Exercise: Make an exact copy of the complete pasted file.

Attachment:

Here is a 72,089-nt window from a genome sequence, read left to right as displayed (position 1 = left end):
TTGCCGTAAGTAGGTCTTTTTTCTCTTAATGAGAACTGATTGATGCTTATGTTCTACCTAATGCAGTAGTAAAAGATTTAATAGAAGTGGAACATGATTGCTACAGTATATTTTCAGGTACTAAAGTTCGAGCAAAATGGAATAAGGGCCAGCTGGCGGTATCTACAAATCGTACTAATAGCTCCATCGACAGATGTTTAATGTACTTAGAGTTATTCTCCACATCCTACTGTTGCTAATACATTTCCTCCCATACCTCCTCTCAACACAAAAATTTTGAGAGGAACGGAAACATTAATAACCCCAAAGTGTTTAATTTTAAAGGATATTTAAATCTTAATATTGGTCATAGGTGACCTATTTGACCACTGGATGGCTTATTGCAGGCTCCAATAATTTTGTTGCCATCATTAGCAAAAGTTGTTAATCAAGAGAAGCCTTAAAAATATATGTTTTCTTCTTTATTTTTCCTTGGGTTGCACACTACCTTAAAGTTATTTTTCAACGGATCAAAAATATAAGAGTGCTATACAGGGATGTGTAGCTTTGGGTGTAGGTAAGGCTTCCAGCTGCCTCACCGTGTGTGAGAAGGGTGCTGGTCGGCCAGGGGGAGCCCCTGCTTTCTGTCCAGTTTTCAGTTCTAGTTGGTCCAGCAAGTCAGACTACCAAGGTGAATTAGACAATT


Here is a 72,089-nt window from a genome sequence, read left to right as displayed (position 1 = left end):
TTGCCGTAAGTAGGTCTTTTTTCTCTTAATGAGAACTGATTGATGCTTATGTTCTACCTAATGCAGTAGTAAAAGATTTAATAGAAGTGGAACATGATTGCTACAGTATATTTTCAGGTACTAAAGTTCGAGCAAAATGGAATAAGGGCCAGCTGGCGGTATCTACAAATCGTACTAATAGCTCCATCGACAGATGTTTAATGTACTTAGAGTTATTCTCCACATCCTACTGTTGCTAATACATTTCCTCCCATACCTCCTCTCAACACAAAAATTTTGAGAGGAACGGAAACATTAATAACCCCAAAGTGTTTAATTTTAAAGGATATTTAAATCTTAATATTGGTCATAGGTGACCTATTTGACCACTGGATGGCTTATTGCAGGCTCCAATAATTTTGTTGCCATCATTAGCAAAAGTTGTTAATCAAGAGAAGCCTTAAAAATATATGTTTTCTTCTTTATTTTTCCTTGGGTTGCACACTACCTTAAAGTTATTTTTCAACGGATCAAAAATATAAGAGTGCTATACAGGGATGTGTAGCTTTGGGTGTAGGTAAGGCTTCCAGCTGCCTCACCGTGTGTGAGAAGGGTGCTGGTCGGCCAGGGGGAGCCCCTGCTTTCTGTCCAGTTTTCAGTTCTAGTTGGTCCAGCAAGTCAGACTACCAAGGTGAATTAGACAATT